I had initial doubts about this workflow when Kris Jordan first introduced me to Vagrant, but I’ve fallen in love with the process. I can setup and teardown VMs really quickly. All of my work is stored in GitHub and accessible on whatever computer I happen to be using at the time.
>> How do you find PHP now as compared to when you first started
There’s no comparison, really. PHP today is lightyears better than PHP when I first started. It still has its oddities, but what programming language doesn’t?
>> Based on your experience, what are the good and bad parts of PHP
A lot has been written about this, so I’ll be brief. The best parts of PHP are summarized on PHP The Right Way. But if I had to pick, I’d say that Composer and Packagist are probably the two most important additions to the PHP community in the history of the language.
The worst part of PHP (well, the one thing that constantly annoys me) is function naming inconsistency. There are some functions that I always have to Google to remember the correct signature.
>> What would be the Top advice to a PHP beginner
Find good online resources and communities and use them to your advantage. There are so many online resources about PHP, and most of them are either outdated or just not that great.
This is one of the reasons I created PHP The Right Way, and I’m thrilled that so many community experts and leaders have helped contribute to the project. I’d start with that.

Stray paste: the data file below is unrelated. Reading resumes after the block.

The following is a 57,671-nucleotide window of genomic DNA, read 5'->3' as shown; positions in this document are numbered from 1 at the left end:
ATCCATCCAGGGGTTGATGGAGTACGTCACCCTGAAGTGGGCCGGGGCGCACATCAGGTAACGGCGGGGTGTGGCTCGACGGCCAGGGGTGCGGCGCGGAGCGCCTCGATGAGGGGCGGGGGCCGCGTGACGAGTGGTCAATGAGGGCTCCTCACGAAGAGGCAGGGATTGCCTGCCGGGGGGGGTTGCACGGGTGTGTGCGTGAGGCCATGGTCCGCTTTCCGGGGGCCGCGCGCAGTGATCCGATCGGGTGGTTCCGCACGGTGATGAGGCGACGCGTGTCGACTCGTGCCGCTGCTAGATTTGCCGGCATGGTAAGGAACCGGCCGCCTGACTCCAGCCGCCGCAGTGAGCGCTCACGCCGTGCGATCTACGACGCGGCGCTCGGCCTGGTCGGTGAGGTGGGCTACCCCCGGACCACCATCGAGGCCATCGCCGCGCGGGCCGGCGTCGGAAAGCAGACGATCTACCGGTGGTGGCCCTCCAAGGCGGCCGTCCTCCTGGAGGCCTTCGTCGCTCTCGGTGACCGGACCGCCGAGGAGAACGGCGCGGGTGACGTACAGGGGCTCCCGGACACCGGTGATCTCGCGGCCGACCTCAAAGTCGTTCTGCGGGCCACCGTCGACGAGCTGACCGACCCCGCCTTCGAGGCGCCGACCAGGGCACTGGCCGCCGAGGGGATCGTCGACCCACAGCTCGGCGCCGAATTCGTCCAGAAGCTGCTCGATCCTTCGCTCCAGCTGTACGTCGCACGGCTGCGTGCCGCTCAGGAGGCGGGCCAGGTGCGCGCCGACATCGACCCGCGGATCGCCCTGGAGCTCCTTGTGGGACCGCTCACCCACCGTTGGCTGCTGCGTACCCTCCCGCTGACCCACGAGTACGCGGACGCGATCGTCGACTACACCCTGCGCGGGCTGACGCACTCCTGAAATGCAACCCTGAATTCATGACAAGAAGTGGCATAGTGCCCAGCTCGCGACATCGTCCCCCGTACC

Also seek out your local PHP User Group and go to as many meetings as you can. Not only will you learn new skills, but you’ll make friends and networking connections.
>> To someone who wants to become a better PHP developer..?
>> What are some common PHP mistakes you often see beginners make?
Beginners will often re-invent the wheel, so to speak. Which is a decent way to learn, but it’s not very efficient. Instead, I recommend using existing components (e.g. via Composer and Packagist).
You can learn from reviewing the components’ source code. Once you get comfortable, you can even submit a pull request or two.
>> The best PHP book you’ve read
I don’t have a particular book, perse. I’ve mainly learned from online resources.
>> A PHP blog or resource you highly recommend
Well, I hear PHP The Right Way is great, but I may be biased! Some other good online resources are:
The online PHP documentation is also a surprisingly good, reliable resource, especially the user comments.
I also recommend that you find and follow active and reliable PHP users on Twitter.
>> The IDE that you use
Honestly, I’m happiest with a simple text editor and a terminal window.
>> How do you debug your PHP code?
>> A PHP framework you use and would recommend
>> A unit test framework you recommend using?
PHPUnit. It’s been around forever, but it’s still the best.
>> A CMS that you think is worthwhile